Obvious Child

| June 24, 2014

Thanks to Gofobo.com and Alamo Drafthouse, I was able to catch an advanced screening of Gillian Robespierre’s debut film.  Serving as both writer and director, Robespierre’s first film is a heartfelt and daring comedy about a stand-up comedienne’s (Jenny Slate; House of Lies) unplanned pregnancy and subsequent decision to get an abortion.

Tonally, the film is a lot like one of my more recent television obsessions: HBO’s Girls, starring Lena Dunham, who also created the series and does a lion share of the writing and directing.  Obvious Child has a very similar feel.  Like Girls, this film champions a vulgarity of language and imagery, and does it in a way that is hilarious by juxtaposing these elements with a genuine sweetness and wonder.  Jenny Slate’s character is fearless in her discussion of taboo and raunchy topics, but she does it in a childlike way, helping the audience move past any discomfort and simply enjoy the story.

I’ve been a fan of Slate’s work since she debuted on Saturday Night Live.  Her tenure there was short lived despite her obvious talent, but I’ve enjoyed seeing her pop up in various shows since, including Girls, Parks and Recreation, House of Lies, and Bob’s Burgers.  In this film, she does a great job portraying the chaotic time in her character’s life, and how she’s suddenly forced to be an adult because of her accidental pregnancy.  It’s a complicated performance, full of Woody Allen like quips, and soul crushing sadness.  The character’s relationship with Max (Jake Lacy) is fun as she tries to decide what to tell him and when, and allowing her to play with dramatic irony to make little comedic winks to the audience.

The humor is a believable coping mechanism for Donna, and it’s fun to see how her stand-up routine changes over the course of the film.  She has a presence on stage that’s very conversational, and feels more improvised than any stand-up you’d see on TV.  She mostly just talks about what’s going on her life and uses her linguistic skills to make it all sound like jokes.  It works well, and feels believable to her character.  Another treat is seeing her friend Joey (Game Liedman) do bits of a more conventional and polished stand-up routine talking about how it’s unfair that he can’t acknowledge that Charles Manson is really attractive, and how offensive it is that he’s not Manson’s type.  It plays into the themes of humorously commenting on the taboo really well.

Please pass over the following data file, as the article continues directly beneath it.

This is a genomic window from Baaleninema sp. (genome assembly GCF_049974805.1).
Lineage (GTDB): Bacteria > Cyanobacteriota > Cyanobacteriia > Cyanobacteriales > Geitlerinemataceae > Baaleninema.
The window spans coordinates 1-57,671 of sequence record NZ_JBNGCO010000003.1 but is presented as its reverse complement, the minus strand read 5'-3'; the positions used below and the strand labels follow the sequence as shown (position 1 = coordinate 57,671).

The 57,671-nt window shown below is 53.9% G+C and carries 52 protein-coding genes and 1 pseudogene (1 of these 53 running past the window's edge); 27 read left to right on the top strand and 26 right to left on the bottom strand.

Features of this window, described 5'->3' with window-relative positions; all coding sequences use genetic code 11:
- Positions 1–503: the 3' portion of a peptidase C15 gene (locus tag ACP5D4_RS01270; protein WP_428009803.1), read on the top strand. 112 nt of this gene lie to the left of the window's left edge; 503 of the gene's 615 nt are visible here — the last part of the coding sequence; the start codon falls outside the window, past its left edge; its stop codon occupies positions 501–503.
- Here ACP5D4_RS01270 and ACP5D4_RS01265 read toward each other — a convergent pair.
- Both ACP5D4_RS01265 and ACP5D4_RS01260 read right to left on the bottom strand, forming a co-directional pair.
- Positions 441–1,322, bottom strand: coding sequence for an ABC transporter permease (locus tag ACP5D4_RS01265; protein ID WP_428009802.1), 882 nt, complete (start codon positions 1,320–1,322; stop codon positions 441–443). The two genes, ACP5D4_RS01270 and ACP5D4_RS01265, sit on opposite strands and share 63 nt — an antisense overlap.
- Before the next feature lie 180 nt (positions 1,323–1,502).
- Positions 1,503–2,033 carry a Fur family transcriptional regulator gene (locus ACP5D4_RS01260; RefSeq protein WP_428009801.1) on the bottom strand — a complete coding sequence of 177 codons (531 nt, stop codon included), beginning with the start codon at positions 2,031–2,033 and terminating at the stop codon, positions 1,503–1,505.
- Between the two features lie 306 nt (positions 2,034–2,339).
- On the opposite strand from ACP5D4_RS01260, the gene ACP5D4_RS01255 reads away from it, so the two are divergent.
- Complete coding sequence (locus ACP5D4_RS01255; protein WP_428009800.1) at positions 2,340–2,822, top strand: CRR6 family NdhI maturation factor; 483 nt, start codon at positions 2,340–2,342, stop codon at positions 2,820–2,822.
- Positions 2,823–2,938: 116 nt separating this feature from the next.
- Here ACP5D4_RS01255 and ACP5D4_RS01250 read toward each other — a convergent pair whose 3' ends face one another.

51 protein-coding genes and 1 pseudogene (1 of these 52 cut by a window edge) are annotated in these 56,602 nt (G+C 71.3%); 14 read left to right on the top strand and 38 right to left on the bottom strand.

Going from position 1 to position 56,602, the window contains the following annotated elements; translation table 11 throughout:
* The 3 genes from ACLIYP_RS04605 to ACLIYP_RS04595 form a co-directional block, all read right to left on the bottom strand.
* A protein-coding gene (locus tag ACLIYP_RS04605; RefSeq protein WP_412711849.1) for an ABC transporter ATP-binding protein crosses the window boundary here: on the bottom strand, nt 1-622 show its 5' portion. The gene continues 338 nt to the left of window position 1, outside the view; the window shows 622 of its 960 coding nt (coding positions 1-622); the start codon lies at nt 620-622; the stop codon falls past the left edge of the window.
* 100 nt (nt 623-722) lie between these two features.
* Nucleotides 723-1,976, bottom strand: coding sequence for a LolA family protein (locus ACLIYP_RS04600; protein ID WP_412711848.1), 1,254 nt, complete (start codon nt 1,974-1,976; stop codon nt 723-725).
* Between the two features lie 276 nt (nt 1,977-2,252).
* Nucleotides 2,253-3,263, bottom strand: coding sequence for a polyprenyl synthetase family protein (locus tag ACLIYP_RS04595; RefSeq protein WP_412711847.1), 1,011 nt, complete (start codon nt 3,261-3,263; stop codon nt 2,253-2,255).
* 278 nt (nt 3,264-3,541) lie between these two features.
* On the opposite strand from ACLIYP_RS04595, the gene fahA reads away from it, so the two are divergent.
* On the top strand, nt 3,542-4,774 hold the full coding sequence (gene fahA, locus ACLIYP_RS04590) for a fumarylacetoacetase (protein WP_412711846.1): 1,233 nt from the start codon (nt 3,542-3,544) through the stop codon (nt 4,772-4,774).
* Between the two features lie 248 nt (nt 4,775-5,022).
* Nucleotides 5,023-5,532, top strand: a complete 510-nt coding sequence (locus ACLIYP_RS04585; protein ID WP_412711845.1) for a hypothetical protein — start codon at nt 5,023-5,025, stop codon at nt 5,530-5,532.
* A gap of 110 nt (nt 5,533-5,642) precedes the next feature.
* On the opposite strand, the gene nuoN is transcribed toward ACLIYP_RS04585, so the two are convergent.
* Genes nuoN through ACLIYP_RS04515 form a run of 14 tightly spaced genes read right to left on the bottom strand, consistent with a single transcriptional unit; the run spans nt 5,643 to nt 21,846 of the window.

Another interesting connection with Girls is that in that show there’s a recurring theme of randomly running into everyone you know despite living in a huge city.  After their one night stand, Max tracks Donna down at the bookstore she works at, which isn’t so coincidental, but then later he turns up at her mother’s apartment because the mother is a former professor of Max.  The ideas of fate and destiny aren’t bogged down, and it feels realistic that these two keep happening to run into each other.

Definitely my favorite thing about Obvious Child is that unlike previous similar films like Knocked Up, and Juno, this film does not shy away from the discussion of abortion.  The movie is about a woman’s right to choose, and as the unknowing father becomes a bigger part of her life, she struggles with including him in that decision, but the choice is made early on to abort the pregnancy and the film unashamedly delivers a story about sticking with that choice.  It’s really powerful and poignant, and is one of the reasons this is one of my favorite films of the year.

I don’t know when this is going to get a limited or wide release, but if you get the change to see the movie, I highly recommend it.

About the Author:

Joe Ketchum Joe Sanders is a podcaster, playwright, and college instructor in Kalamazoo, MI. He has a master's degree in playwriting and a bachelor's degree in creative writing from Western Michigan University, where he currently teaches thought and writing, and is the host of the Quote Unquote Guilty podcast, part of the Word Salad Network.
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